Update for WordPress 4.2.2: The issue is still real. The fix described below still works. The new db_version is 31535.
When you upgrade to WordPress 4.2, it will automatically convert the tables to utf8mb4, if the following conditions are met:
- You’re currently using the utf8 character set.
- Your MySQL server is version 5.5.3 or higher (including all 10.x versions of MariaDB).
- Your MySQL client libraries are version 5.5.3 or higher. If you’re using mysqlnd, 5.0.9 or higher.
This is to improve the support for all the weird characters in the world. You can read more about it on the Make WordPress Core blog.
This upgrade is done when you try to log in. You may have noticed the following screen while doing so:
Database upgrade for WordPress 4.2
Normally you just click to upgrade and that’s it. But on a lot of our websites the operation timed out. So our clients were complaining they can’t get to their website.
The thing is PHP is only allowed to work for 30 seconds and that’s not enough. Increasing to 60 seconds or even 120 didn’t helped. WordPress executes a lot of database queries during this process and it doesn’t record which were finished properly. So if it won’t finish the operation in 30 seconds, it’s as if it never even started.
How to fix this
That’s why we came up with this shell script which lets you execute the upgrade from the server command line. The advantage is that command line PHP is not restricted to the 30 seconds run time:
php -d display_errors=1 -r "\$_SERVER['HTTP_HOST'] = 'your-domain.com'; define('WP_USE_THEMES',false); define('WP_CACHE',false); \$_GET['step'] = 1; include 'wp-admin/upgrade.php';"
This might take minutes, your database tables will get locked and nobody will be able to use the site properly. So you should schedule this for low traffic hours. Also WordPress shows some information about the process once it’s one. In our case we got:
- fairly small site – 943 pages, 1,453 posts, 1,396 comments, 55 users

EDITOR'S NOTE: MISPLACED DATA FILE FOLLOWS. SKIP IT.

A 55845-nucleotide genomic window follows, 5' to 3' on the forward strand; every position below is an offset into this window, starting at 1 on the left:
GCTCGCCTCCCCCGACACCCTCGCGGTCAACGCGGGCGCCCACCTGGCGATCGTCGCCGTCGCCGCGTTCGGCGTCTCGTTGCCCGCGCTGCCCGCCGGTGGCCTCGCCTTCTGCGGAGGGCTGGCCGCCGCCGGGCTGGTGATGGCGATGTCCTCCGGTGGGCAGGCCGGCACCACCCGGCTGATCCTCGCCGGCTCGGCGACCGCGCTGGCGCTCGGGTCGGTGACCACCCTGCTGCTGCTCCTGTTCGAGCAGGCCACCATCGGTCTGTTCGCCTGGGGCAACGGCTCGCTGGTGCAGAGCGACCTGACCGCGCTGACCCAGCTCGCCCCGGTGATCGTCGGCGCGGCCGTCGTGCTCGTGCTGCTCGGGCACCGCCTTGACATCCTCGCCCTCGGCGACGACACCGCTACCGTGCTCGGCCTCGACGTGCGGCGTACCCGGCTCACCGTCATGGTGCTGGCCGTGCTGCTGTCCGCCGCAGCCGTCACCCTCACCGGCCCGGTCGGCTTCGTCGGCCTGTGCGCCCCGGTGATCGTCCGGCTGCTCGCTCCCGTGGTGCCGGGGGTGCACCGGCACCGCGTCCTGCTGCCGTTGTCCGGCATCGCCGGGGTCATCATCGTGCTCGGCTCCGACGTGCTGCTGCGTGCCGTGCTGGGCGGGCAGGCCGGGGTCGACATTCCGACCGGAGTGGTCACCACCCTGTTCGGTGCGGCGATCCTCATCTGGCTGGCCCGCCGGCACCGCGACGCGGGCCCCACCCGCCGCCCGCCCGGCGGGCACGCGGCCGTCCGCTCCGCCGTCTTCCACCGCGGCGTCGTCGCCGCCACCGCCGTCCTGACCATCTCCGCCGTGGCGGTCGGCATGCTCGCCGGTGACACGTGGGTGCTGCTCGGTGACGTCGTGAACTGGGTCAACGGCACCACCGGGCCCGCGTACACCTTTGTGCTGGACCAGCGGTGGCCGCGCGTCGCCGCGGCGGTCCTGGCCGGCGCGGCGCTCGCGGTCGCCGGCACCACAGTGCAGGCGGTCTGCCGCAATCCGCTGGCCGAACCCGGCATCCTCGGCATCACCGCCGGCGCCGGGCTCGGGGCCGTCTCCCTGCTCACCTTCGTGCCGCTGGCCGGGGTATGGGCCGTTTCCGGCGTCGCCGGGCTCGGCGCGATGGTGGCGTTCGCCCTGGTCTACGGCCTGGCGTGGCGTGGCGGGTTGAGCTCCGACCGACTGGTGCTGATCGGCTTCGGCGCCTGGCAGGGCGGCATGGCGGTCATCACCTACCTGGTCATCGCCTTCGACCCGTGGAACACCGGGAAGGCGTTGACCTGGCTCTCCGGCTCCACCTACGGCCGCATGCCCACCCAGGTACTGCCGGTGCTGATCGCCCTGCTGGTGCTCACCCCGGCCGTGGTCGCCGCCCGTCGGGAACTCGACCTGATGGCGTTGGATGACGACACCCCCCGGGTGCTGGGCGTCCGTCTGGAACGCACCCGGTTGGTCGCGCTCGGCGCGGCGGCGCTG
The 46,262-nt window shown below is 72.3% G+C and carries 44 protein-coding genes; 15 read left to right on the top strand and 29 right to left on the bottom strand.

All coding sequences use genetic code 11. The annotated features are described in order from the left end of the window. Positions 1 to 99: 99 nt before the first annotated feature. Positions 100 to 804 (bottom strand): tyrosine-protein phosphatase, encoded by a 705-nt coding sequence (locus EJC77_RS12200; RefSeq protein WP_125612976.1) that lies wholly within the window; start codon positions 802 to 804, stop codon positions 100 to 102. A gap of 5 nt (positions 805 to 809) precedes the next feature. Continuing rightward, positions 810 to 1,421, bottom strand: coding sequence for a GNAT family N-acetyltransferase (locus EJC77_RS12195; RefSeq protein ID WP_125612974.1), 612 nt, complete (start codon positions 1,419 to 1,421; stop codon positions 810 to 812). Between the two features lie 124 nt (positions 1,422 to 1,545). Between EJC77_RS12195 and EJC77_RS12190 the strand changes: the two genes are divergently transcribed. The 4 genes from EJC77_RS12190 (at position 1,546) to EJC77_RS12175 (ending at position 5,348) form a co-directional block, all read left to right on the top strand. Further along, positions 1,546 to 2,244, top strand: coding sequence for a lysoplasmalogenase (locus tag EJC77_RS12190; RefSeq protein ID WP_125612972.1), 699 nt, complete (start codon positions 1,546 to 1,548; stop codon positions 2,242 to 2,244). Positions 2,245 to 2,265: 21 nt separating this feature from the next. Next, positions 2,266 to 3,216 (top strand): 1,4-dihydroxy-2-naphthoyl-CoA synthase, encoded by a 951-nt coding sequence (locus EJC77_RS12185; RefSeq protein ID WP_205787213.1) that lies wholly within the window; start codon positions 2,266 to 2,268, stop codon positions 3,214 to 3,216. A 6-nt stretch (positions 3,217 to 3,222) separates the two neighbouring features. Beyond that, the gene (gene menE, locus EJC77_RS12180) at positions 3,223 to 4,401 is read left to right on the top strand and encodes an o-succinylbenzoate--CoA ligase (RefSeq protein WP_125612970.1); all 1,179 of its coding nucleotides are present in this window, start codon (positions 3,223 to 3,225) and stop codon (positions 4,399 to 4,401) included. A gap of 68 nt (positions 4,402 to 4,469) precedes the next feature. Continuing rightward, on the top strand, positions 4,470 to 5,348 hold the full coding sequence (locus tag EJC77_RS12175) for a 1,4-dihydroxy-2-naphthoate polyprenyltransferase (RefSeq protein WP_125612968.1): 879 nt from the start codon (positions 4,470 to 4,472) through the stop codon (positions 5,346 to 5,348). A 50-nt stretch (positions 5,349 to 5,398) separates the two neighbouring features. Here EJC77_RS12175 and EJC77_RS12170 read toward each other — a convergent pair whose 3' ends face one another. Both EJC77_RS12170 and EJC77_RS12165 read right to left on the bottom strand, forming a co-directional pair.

- 211 queries
- 134.605 seconds
- medium-sized membership site – 467 posts, 9,762 galleries, 30,646 comments, 10,870 users
- 211 queries
- 454.606 seconds
- medium-sized news site – 12,136 posts, 65,531 comments, 6,028 members
- 213 queries
- 228.980 seconds
- medium-sized cooking website – 914 posts, 45,557 comments
- 258 queries
- 140.365 seconds
- big product review site – 2,004 posts, 507 products, 246,004 comments
- curiously enough, this website managed to do the database upgrades in to 30 seconds limit
If you want to avoid the database upgrade quickly, you can set db_version to 31533 and then revert it back once you are ready to do this. Don’t postpone this upgrade until forever as you might get into trouble with later WordPress versions.
Martin graduated as an engineer in Computer Science from Slovak Technical University in Bratislava. He grew up in Liptovský Mikuláš in northern Slovakia next to the beautiful Tatra mountains. He is the developer behind our FV Player.
True hero… thanks! I will publish this one in Dutch. There are only a limited number of people who are pushing WordPress to the limit, I am one of them. I ran this on a website with a 2 gb WordPress database, took for ever but worked!
I did not have shell access, so I created a new cronjob using CPanel, and run the command using php5 not php, because php didn’t have the r option. include ‘wp-admin/upgrade.php’ and this must be the full path, like: /home/yourdomain/public_html/wordpress_path/wp-admin/upgrade.php
Thanks for this! It did the trick for me. And just a note to the previous comment: If you put the script in the root directory of your web site and then cd over to that directory before executing the script, there’s no need to put in the full path.